Arts & Entertainment

The Future of Spider-Man in Film

As you may have heard, Sony and Marvel Studios signed a deal that will share Spider-Man be­tween them and will allow the web-slinger to appear in existing Marvel franchises such as The Avengers. This was greeted by much rejoicing from fans who have been hoping for years on end that Marvel could reclaim their biggest superhero from Sony, but it leaves one question: Considering that the Spider- Man film franchise has been struggling, what should Marvel do to revitalize it?

After the box office disappointment and middling to negative reaction The Amazing Spider-Man 2 (TASM2) re­ceived, it’s likely that the new Spider- Man films will be quite different. Mar­vel said in a press release that they are taking it in a “new creative direction”, whatever that may mean. This might be for the best, since Sony has struggled with the current incarnation of the se­ries.

The main problem is that Sony’s Spider-Man films have felt messy and unfocused for years, starting with the three-villain chaos of Spider-Man 3. In speaking to The Daily Beast, Andrew Garfield said that he believed TASM2’s middling box office returns to be in part due to studio meddling, saying “certain people at the studio had problems with certain parts of it”, implying that Sony retooled the film. The fact that the final film again had three villains jammed into it and how it felt like an overly elaborate set-up for endless sequels and spinoffs point to bad creative decisions on Sony’s part.

Garfield is unlikely to return as Spider-Man, so Marvel will need a new actor and preferably a new take on the character if they hope to steady the franchise. A solution that has been pop­ping up a lot in the media over the last few weeks is the idea of scrapping Peter Parker and going with an alternate ver­sion of Spider-Man named Miles Mo­rales. For those who aren’t familiar with him, Morales is an African-American/ Latino version of Spider-Man that was introduced in the Ultimate Spider-Man comic book series to replace Peter Parker after he was killed fighting the Green Goblin.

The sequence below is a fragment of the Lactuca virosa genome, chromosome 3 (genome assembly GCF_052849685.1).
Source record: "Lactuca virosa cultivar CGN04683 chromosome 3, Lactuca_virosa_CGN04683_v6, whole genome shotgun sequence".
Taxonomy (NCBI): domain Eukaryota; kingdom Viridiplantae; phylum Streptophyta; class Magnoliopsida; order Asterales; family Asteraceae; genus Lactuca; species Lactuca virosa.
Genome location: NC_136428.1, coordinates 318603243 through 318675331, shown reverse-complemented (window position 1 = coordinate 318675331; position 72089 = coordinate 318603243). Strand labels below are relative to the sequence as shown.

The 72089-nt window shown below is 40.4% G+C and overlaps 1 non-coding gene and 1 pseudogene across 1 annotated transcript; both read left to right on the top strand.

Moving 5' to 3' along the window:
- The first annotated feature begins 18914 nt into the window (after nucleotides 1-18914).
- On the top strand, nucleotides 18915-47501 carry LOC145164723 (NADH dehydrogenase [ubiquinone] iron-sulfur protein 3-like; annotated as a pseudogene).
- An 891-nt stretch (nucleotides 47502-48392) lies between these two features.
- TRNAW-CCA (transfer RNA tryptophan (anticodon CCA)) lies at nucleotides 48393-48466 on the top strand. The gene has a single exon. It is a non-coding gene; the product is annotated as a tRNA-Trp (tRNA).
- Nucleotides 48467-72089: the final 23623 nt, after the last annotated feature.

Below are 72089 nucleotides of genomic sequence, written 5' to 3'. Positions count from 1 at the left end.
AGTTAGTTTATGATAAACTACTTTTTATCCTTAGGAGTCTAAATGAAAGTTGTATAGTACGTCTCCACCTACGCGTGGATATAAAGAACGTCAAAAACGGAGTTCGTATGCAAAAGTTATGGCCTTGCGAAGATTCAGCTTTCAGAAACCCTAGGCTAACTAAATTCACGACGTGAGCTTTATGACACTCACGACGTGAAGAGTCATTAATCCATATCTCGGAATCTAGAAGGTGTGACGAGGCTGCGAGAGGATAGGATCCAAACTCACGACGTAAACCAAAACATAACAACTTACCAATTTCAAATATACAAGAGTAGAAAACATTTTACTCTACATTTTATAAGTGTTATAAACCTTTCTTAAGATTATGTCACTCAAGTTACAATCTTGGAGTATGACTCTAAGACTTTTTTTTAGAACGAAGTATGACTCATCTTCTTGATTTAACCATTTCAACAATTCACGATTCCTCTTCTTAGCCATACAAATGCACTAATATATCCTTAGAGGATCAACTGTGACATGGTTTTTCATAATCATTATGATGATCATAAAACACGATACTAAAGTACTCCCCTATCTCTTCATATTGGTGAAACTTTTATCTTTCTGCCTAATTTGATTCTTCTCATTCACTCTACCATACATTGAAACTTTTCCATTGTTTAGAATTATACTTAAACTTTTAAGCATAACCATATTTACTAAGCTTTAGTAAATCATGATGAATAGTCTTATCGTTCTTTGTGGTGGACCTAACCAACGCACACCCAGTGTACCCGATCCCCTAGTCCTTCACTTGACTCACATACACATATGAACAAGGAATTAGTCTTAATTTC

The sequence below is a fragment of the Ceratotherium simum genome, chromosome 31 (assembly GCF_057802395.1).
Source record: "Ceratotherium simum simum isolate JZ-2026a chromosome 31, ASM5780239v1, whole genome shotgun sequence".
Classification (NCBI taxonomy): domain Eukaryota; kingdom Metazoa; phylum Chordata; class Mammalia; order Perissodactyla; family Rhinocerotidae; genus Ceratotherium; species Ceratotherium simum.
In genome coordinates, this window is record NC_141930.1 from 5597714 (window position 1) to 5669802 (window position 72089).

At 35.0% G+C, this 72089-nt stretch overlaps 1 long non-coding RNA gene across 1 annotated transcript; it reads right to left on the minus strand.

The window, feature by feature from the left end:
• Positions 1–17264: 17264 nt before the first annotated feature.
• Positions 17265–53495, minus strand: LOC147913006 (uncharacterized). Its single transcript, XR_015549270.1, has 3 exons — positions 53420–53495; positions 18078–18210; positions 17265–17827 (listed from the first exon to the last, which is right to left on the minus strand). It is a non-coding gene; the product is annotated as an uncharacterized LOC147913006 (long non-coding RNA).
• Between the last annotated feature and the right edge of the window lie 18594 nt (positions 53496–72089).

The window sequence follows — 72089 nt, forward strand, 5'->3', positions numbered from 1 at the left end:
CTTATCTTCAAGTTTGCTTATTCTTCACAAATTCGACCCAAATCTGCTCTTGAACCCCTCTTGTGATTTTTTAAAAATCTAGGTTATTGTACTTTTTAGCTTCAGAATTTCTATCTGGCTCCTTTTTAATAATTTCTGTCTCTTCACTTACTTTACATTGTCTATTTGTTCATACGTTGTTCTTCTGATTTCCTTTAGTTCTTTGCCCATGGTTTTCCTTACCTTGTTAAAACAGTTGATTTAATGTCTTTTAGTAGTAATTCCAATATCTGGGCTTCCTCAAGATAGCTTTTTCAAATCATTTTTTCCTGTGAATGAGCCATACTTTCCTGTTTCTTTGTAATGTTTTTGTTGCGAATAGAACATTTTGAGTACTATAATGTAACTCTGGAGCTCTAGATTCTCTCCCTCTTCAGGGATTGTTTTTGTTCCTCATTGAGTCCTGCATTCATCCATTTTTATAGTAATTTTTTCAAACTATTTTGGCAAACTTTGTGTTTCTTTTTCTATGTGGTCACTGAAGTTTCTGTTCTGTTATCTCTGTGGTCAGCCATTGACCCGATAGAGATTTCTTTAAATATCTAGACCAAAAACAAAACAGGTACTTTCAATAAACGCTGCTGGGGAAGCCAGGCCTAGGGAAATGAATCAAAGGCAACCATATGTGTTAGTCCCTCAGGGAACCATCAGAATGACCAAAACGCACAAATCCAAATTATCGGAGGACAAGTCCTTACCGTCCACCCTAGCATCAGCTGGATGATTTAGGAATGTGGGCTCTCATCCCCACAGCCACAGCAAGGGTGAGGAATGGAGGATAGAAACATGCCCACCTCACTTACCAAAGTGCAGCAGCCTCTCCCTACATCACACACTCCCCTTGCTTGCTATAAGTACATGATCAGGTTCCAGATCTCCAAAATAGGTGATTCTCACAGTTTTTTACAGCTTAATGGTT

That idea sounds radical, yet it has potential. Giving the role to Morales gives Marvel an easy out from having to deal with telling Spider-Man’s origin story yet again. He would also bring more diversity to Marvel’s lineup of heroes. The issue though is that he has very little brand-name recognition, which makes it likely that Parker will keep the mantle of Spider-Man going forward.

Assuming they keep Parker, what Marvel might benefit from is going back to some of the original comics that de­fined modern era Spider-Man. During the early 2000s, his flagship series The Amazing Spider-Man was defined by the inconsistent, yet intriguing work of Babylon 5 writer J. Michael Straczynski. One of his first moves was to suggest that Spider-Man’s powers had super­natural origins and that there was a much deeper meaning to why Parker received them. In a more maligned sto­ryline, he rewrote the usually pure and idolized Gwen Stacy to have had a sexual relationship with Norman Os­born that resulted in two children. Con­troversial as they were, moves like this shook up the status quo in Spider-Man’s universe, which may be perfect for fu­ture films.

What was also so wonderful about Straczynski’s stories was how well they depicted Spider-Man stepping outside of his usual boundaries and interacting with the rest of the Marvel Universe’s heroes and villains, such as Doctor Strange, The Avengers, and even Loki. Stories like those are riper for ad­aptation than ever before due to the interconnectedness of the Marvel Cin­ematic Universe. For the five hundredth issue of The Amazing Spider-Man, he penned a poignant tale where Spider- Man bounced through time with the assistance of Doctor Strange and ulti­mately saw a troubled version of his future self be killed by the police. Stories like those were imaginative and down­right fun to read, which is just what the film series needs.

Regardless of where they draw in­spiration from, Marvel needs to pay attention to the mistakes of the past and craft something that breaks the Spider- Man film mold. Whether that be giving us the first ethnically diverse Spider- Man on film or telling a crazy time travel story, it can’t be just another Spider-Man film.